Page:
21. T. Axman says:

    “… cabin crews’ overnight allowances, which are hefty and paid in cash so the Hong Kong tax authorities don’t know about it.”

    We do now.

    Thank you, Mr. Hemlock.

  22. Pcrghll says:

    Wow. That guy’s angry about something or other

  23. BillyBob Hicks says:

    @ “T.axman”… revenue collectors. Hemmie’s largest readership no doubt. ROFL.

    I’m sure if Hemmie had an overnight trip on behest of the Big Boss and his overnight per diem was $100 HKD he wouldn’t characterize it as “hefty,” but of course if a CX Sky Taitai dare accrue $100 HKD it’s filthy lucre. Not to mention that “overnight allowances” are hardly a dastardly scheme invented by the conniving SkyTaitai’s but rather a practice pursued across the broad spectrum of airplane flying companies… or, another way of saying, “industry standard.”

    @Pcrghll You picked up on that eh. How perceptive

    What’s actually amusing is, the staunch critic of Hong Kong’s ruling Tycoonocracy decides to throw down on the side of Swire in a dispute with its employees, apparently because he doesn’t really understand the dynamics of the aviation industry nearly as well as he thought he did, and because the smug overpaid CX plebes dare attempt collective bargaining, the silly scum. And obviously, silly and ineffective bureaurats are one thing…. but they’re still 88th floor material after all, and we blokes in our sky suites must stick together.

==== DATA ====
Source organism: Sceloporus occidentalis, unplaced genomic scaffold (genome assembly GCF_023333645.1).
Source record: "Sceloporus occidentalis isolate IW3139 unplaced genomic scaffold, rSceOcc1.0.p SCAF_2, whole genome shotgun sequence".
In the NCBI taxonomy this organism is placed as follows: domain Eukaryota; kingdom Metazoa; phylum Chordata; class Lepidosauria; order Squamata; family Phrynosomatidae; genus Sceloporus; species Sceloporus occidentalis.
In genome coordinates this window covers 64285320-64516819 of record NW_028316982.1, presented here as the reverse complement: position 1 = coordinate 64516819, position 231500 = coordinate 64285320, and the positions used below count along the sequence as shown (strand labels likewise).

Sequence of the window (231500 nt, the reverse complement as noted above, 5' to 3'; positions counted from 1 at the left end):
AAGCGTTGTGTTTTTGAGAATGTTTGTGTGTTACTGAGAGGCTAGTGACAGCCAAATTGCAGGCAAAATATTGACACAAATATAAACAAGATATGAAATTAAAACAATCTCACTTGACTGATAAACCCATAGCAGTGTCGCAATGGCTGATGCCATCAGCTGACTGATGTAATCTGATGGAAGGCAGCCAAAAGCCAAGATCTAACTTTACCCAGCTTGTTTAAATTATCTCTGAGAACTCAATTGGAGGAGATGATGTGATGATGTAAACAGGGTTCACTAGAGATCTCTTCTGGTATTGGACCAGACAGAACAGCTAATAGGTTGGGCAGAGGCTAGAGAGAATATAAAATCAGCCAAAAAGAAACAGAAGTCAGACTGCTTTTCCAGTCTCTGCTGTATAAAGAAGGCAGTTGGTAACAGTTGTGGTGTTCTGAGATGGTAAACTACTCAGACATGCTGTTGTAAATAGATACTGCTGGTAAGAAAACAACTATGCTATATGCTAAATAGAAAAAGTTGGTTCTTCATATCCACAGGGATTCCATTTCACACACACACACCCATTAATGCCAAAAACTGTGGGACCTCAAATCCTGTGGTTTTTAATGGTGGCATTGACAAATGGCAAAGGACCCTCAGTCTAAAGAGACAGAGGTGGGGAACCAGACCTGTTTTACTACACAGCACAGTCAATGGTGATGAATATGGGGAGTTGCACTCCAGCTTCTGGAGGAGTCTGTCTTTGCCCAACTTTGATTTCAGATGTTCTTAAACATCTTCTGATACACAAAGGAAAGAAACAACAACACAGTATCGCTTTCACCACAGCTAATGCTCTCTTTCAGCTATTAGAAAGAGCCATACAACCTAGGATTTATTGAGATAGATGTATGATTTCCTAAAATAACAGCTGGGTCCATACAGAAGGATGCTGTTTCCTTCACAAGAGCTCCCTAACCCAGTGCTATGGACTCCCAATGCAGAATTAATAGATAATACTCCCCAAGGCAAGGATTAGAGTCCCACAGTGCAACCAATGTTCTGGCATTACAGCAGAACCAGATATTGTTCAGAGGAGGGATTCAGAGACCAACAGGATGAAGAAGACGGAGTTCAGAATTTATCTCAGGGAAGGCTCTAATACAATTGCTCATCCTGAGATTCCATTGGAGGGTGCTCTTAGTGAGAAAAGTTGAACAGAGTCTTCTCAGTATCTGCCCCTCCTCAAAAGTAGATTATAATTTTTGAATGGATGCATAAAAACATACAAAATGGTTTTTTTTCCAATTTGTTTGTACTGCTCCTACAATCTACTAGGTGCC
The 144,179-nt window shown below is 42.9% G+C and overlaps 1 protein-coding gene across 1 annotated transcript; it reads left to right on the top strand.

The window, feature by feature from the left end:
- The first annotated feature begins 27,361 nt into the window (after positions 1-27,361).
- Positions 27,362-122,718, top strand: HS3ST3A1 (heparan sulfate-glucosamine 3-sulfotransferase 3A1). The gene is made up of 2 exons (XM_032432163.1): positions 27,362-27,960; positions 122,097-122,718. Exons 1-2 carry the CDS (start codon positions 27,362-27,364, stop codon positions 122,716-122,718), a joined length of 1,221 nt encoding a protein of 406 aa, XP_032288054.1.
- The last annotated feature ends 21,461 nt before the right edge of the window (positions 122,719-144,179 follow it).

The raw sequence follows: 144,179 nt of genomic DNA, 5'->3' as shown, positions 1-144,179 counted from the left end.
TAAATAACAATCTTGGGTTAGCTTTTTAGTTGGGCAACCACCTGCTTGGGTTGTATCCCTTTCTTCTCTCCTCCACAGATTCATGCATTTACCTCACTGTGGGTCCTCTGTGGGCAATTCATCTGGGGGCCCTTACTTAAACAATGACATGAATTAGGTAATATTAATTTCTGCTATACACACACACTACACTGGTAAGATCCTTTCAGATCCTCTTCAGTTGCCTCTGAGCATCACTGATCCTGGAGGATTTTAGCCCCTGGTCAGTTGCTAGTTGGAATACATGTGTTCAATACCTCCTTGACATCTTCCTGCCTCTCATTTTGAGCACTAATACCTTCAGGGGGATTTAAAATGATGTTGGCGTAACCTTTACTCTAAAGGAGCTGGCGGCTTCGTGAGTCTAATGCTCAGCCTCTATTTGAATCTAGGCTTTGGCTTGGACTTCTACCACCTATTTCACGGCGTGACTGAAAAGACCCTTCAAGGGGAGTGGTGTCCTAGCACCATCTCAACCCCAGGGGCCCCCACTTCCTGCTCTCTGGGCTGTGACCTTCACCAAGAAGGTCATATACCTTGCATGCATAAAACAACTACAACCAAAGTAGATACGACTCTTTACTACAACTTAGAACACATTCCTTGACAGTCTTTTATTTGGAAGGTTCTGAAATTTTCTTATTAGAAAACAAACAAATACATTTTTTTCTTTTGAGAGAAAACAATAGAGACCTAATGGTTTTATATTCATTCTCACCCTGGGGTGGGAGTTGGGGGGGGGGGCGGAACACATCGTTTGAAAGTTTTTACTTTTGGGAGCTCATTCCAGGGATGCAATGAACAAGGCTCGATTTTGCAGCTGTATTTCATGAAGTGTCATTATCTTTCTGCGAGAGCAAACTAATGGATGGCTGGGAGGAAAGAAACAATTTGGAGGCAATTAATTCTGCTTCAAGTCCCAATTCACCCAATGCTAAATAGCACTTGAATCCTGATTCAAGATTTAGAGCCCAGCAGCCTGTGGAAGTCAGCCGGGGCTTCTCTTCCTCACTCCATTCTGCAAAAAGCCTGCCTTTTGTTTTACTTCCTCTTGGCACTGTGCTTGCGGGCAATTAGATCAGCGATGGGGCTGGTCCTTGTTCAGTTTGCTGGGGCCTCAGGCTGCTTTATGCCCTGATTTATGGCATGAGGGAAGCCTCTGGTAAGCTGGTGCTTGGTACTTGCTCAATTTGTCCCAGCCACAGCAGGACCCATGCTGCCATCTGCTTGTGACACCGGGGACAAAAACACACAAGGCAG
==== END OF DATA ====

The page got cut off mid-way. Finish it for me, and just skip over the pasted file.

Yes Pcrghll. I’m angry about something

    or other

    One-liner rejoinders. Last refuge of the tongue-tied.


  24. Jon Dica says:

    +1,000 points for incorporation of the My Little Airport cover shot 😀

  25. Geraldo says:

    I have no idea what the overnight allowance is worth to CX Cabin Crew but it certainly made a big difference to BA cabin crew’s take-home pay,given the UK levels of taxation, especially over-night allowances to places like Tokyo. A flight attendant who chose to maintain a low profile staying in the overnight hotel and not hitting the town could do very nicely thank you.